October 7th 2009
Child sexual assault confirmed
Magnetic Island Police confirmed today that a man has been charged on Magnetic Island for the alleged sexual assault of a child.
Information regarding the alleged assault has been very limited, as the matter is now before the courts and to protect the identity of the child, but Senior Sargent Kerry Kraut told Magnetic Times, “Police received a complaint in relation to an alleged sexual assault on a child. The investigation was handled by the Townsville Child Protection Investigation Unit and, as a consequence, a 30 year old man has been charged with alleged sexual assault of a child and the matter is currently before the courts.”
The incident occurred in “mid September” according to Sargent Kraut.
While child-related sexual offences are cause for great concern they are not uncommon in the wider Australian community.
To assist readers to understand how best they might deal with situations where such incidents may be occurring or about to occur we have reproduced some information from the Queensland Government's Department of Child Safety Services website. (read here)
What is child sexual abuse?
Child sexual abuse occurs when an adult, more powerful child or adolescent uses his or her power to involve a child in sexual activity.
Sexual abuse can be physical, verbal or emotional and can include:
*kissing or holding a child in a sexual manner
*'flashing' or exposing a sexual body part to a child
*speaking to children about sexual matters
*making obscene phone calls or remarks to a child or young person
*sending obscene emails or text messages to a child or young person
*fondling a child or young person's body in a sexual manner
*persistent intrusion of a child's privacy
*penetration of the vagina or anus either by the penis, finger or any other object
*showing pornographic films, magazines or photographs to a child
*having a child pose or perform in a sexual manner
*forcing a child to watch a sexual act
Facts about child sexual abuse
The exact figures for child sexual abuse are unknown.
Most abuse is commmitted by someone the victim knows and trusts.
People who sexually abuse children come from all walks of life. They can be male or female.
Most child sex offending occurs within or close to the child's home.
Sexual abuse can affect children for the rest of their lives.
Signs of child sexual abuse
Children will often say things, do things or exhibit physical signs that are clues to sexual abuse, even if they do not disclose the fact.
Some indicators of child sexual abuse include:
*displaying greater sexual knowledge than normally expected for their age
*playing sex games and being more preoccupied with sex talk and sex games than other children
*excessive masturbation or masturbation in public after kindergarten age
*drawing the sexual parts of bodies
*being afraid or upset when people talk about their bodies or sex
*hurting or mutilating animals
*creating stories, poems or artwork about the abuse
*difficulty with concentrating and being withdrawn or overly obedient
*having unexpected redness, soreness or injury around the penis, vagina, mouth or anus
*having torn, stained or bloody clothing, especially underwear.
Should any of the above be present, a child may need parents or other adults to keep them safe from further harm.
Protecting children from child sexual abuse
*Be suspicious if an adult wants to spend time alone with your child.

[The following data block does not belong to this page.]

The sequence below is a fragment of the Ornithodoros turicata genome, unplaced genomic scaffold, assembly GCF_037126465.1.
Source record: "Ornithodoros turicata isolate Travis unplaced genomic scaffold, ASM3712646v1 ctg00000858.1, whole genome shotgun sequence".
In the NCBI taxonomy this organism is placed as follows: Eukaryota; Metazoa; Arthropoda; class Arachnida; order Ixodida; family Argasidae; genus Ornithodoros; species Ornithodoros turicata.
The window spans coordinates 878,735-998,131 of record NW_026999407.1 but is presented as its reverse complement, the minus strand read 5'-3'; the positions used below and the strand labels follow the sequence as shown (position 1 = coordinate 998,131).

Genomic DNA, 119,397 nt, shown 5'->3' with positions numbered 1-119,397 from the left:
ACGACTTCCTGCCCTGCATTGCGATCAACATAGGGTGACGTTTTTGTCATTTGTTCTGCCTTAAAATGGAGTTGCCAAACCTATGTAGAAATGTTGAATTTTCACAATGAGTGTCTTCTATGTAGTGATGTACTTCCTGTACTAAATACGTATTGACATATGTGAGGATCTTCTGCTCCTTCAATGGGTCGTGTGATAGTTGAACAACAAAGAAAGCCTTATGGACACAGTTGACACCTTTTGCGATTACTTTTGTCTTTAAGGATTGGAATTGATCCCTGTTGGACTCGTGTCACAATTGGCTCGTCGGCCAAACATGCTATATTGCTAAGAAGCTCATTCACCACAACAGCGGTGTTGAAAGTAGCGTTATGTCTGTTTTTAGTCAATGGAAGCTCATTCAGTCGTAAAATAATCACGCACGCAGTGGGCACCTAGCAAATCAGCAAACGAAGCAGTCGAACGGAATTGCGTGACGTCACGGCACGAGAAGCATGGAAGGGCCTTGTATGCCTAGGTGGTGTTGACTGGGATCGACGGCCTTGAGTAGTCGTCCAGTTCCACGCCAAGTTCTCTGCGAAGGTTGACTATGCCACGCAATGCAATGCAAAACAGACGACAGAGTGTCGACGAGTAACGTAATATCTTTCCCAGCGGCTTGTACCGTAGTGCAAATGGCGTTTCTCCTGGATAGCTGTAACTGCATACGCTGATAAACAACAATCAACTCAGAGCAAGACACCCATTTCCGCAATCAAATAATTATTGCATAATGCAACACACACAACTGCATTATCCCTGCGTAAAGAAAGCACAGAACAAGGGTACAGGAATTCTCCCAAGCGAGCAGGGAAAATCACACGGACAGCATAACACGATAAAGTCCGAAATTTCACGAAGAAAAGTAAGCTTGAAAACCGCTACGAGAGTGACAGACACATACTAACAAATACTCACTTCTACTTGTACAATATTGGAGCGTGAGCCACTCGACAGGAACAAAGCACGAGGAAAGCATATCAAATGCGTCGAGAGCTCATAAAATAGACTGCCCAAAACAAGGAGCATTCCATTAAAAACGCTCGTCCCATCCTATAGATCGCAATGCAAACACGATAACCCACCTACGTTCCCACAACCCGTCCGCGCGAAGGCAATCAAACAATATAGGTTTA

*Be wary of people who are overly affectionate or generous with gifts to your child.
*Be careful about the company your children keep. Watch children's behaviour for signs of stress - their reactions to certain individuals may be telling you something.
*Teach children about being safe in a way that does not frighten them.
*Teach children that parts of their bodies covered by underwear are private.
*Encourage children to tell someone they trust if anyone tries to touch their private parts.
*Teach children never to keep secrets that make them feel uncomfortable or bad, or if someone asks them to keep secrets about touching their private parts.
*Carefully consider who else you might want the children to tell if you are not available.
*Speak to children who are under school age about personal safety in simple language and repeat the same rules often. Play 'what if' games to reinforce the message.
*Teach children of primary school age basic family safety rules and how to apply them in potentially dangerous situations.
*Assist adolescents to think independently and to develop the skills of decision making and assertiveness.
*Know who is supervising your children when they are away from home.
*Listen to your children and trust what they say, even if it shocks you. Children rarely make up stories about sexual abuse.
Because you cannot be with them all the time
You have a right to know your children are safe. Ask organisations about their policies, activities and who is looking after your children.
*People who work with children have an obligation to keep them safe.
*Most adults who work with children must have a blue card from the Commission for Children and Young People and Child Guardian.
*Organisations should have written policies available to read showing how they respond to child sexual abuse allegations.
*Organisations must provide activities that are suited to the developmental stage of the children involved.
*Organisations must supervise all children in their care.
Where to get help
If you would like further details on child sexual abuse, a 36-page information booklet - Child sexual abuse - things you need to know is available online (click here) or in most child safety service centres.
If you have reason to suspect a child is experiencing harm, report suspected child abuse immediately to the Department of Child Safety or Queensland Police Service.
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